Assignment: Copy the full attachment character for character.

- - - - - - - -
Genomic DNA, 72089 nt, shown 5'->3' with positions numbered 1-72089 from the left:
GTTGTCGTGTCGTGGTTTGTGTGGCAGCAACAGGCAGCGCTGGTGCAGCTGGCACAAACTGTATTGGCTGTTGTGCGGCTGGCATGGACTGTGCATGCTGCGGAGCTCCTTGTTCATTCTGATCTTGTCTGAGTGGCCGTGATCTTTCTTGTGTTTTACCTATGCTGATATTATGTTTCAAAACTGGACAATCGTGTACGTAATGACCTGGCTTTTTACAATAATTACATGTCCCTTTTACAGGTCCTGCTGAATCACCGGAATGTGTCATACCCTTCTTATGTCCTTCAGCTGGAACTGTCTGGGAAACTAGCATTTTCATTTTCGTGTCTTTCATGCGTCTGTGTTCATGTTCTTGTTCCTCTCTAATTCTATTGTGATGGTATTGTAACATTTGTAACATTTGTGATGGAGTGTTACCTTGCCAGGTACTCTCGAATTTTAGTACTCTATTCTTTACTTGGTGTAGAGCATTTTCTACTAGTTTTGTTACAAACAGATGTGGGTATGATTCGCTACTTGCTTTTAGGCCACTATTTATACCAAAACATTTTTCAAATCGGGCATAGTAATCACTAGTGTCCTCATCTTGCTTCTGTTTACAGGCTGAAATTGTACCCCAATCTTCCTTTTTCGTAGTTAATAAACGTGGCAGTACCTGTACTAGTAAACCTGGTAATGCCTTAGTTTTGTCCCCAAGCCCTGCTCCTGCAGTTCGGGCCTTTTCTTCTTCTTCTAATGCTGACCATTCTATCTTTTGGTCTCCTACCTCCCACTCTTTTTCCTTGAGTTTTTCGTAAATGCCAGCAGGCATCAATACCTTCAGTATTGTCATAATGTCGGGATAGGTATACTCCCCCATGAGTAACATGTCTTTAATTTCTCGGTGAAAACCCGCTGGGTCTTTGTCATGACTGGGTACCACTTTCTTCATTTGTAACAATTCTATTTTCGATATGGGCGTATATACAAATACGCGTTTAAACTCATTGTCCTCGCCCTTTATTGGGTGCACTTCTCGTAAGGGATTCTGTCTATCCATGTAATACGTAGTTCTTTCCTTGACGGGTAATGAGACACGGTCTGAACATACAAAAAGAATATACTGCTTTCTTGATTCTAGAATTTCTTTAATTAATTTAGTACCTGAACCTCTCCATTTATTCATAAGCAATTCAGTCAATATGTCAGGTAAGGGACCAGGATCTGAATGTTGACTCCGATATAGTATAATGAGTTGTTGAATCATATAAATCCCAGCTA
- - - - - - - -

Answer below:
Genomic DNA, 72089 nt, shown 5'->3' with positions numbered 1-72089 from the left:
GTTGTCGTGTCGTGGTTTGTGTGGCAGCAACAGGCAGCGCTGGTGCAGCTGGCACAAACTGTATTGGCTGTTGTGCGGCTGGCATGGACTGTGCATGCTGCGGAGCTCCTTGTTCATTCTGATCTTGTCTGAGTGGCCGTGATCTTTCTTGTGTTTTACCTATGCTGATATTATGTTTCAAAACTGGACAATCGTGTACGTAATGACCTGGCTTTTTACAATAATTACATGTCCCTTTTACAGGTCCTGCTGAATCACCGGAATGTGTCATACCCTTCTTATGTCCTTCAGCTGGAACTGTCTGGGAAACTAGCATTTTCATTTTCGTGTCTTTCATGCGTCTGTGTTCATGTTCTTGTTCCTCTCTAATTCTATTGTGATGGTATTGTAACATTTGTAACATTTGTGATGGAGTGTTACCTTGCCAGGTACTCTCGAATTTTAGTACTCTATTCTTTACTTGGTGTAGAGCATTTTCTACTAGTTTTGTTACAAACAGATGTGGGTATGATTCGCTACTTGCTTTTAGGCCACTATTTATACCAAAACATTTTTCAAATCGGGCATAGTAATCACTAGTGTCCTCATCTTGCTTCTGTTTACAGGCTGAAATTGTACCCCAATCTTCCTTTTTCGTAGTTAATAAACGTGGCAGTACCTGTACTAGTAAACCTGGTAATGCCTTAGTTTTGTCCCCAAGCCCTGCTCCTGCAGTTCGGGCCTTTTCTTCTTCTTCTAATGCTGACCATTCTATCTTTTGGTCTCCTACCTCCCACTCTTTTTCCTTGAGTTTTTCGTAAATGCCAGCAGGCATCAATACCTTCAGTATTGTCATAATGTCGGGATAGGTATACTCCCCCATGAGTAACATGTCTTTAATTTCTCGGTGAAAACCCGCTGGGTCTTTGTCATGACTGGGTACCACTTTCTTCATTTGTAACAATTCTATTTTCGATATGGGCGTATATACAAATACGCGTTTAAACTCATTGTCCTCGCCCTTTATTGGGTGCACTTCTCGTAAGGGATTCTGTCTATCCATGTAATACGTAGTTCTTTCCTTGACGGGTAATGAGACACGGTCTGAACATACAAAAAGAATATACTGCTTTCTTGATTCTAGAATTTCTTTAATTAATTTAGTACCTGAACCTCTCCATTTATTCATAAGCAATTCAGTCAATATGTCAGGTAAGGGACCAGGATCTGAATGTTGACTCCGATATAGTATAATGAGTTGTTGAATCATATAAATCCCAGCTA